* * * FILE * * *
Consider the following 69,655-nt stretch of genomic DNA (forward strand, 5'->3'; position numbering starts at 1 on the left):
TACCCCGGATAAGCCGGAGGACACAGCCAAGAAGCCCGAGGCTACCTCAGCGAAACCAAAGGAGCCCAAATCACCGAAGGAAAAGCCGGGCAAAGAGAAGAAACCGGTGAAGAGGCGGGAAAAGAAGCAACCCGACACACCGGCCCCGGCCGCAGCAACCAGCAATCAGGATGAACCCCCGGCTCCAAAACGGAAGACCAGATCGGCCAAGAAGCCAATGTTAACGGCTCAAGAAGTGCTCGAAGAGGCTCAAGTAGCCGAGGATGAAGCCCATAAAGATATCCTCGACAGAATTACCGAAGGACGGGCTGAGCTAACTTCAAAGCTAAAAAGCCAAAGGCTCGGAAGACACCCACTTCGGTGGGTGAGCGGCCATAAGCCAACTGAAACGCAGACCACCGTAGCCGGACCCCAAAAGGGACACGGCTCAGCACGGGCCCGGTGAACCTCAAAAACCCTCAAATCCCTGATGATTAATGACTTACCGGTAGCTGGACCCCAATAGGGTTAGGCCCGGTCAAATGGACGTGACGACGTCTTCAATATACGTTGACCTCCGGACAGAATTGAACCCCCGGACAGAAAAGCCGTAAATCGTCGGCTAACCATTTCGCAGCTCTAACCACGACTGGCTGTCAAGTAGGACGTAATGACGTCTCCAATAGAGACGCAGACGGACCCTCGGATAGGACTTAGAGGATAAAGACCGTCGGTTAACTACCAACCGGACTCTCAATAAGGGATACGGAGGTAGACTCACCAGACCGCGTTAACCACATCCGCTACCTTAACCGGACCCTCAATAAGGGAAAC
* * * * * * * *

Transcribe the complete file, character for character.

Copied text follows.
Consider the following 69,655-nt stretch of genomic DNA (forward strand, 5'->3'; position numbering starts at 1 on the left):
TACCCCGGATAAGCCGGAGGACACAGCCAAGAAGCCCGAGGCTACCTCAGCGAAACCAAAGGAGCCCAAATCACCGAAGGAAAAGCCGGGCAAAGAGAAGAAACCGGTGAAGAGGCGGGAAAAGAAGCAACCCGACACACCGGCCCCGGCCGCAGCAACCAGCAATCAGGATGAACCCCCGGCTCCAAAACGGAAGACCAGATCGGCCAAGAAGCCAATGTTAACGGCTCAAGAAGTGCTCGAAGAGGCTCAAGTAGCCGAGGATGAAGCCCATAAAGATATCCTCGACAGAATTACCGAAGGACGGGCTGAGCTAACTTCAAAGCTAAAAAGCCAAAGGCTCGGAAGACACCCACTTCGGTGGGTGAGCGGCCATAAGCCAACTGAAACGCAGACCACCGTAGCCGGACCCCAAAAGGGACACGGCTCAGCACGGGCCCGGTGAACCTCAAAAACCCTCAAATCCCTGATGATTAATGACTTACCGGTAGCTGGACCCCAATAGGGTTAGGCCCGGTCAAATGGACGTGACGACGTCTTCAATATACGTTGACCTCCGGACAGAATTGAACCCCCGGACAGAAAAGCCGTAAATCGTCGGCTAACCATTTCGCAGCTCTAACCACGACTGGCTGTCAAGTAGGACGTAATGACGTCTCCAATAGAGACGCAGACGGACCCTCGGATAGGACTTAGAGGATAAAGACCGTCGGTTAACTACCAACCGGACTCTCAATAAGGGATACGGAGGTAGACTCACCAGACCGCGTTAACCACATCCGCTACCTTAACCGGACCCTCAATAAGGGAAAC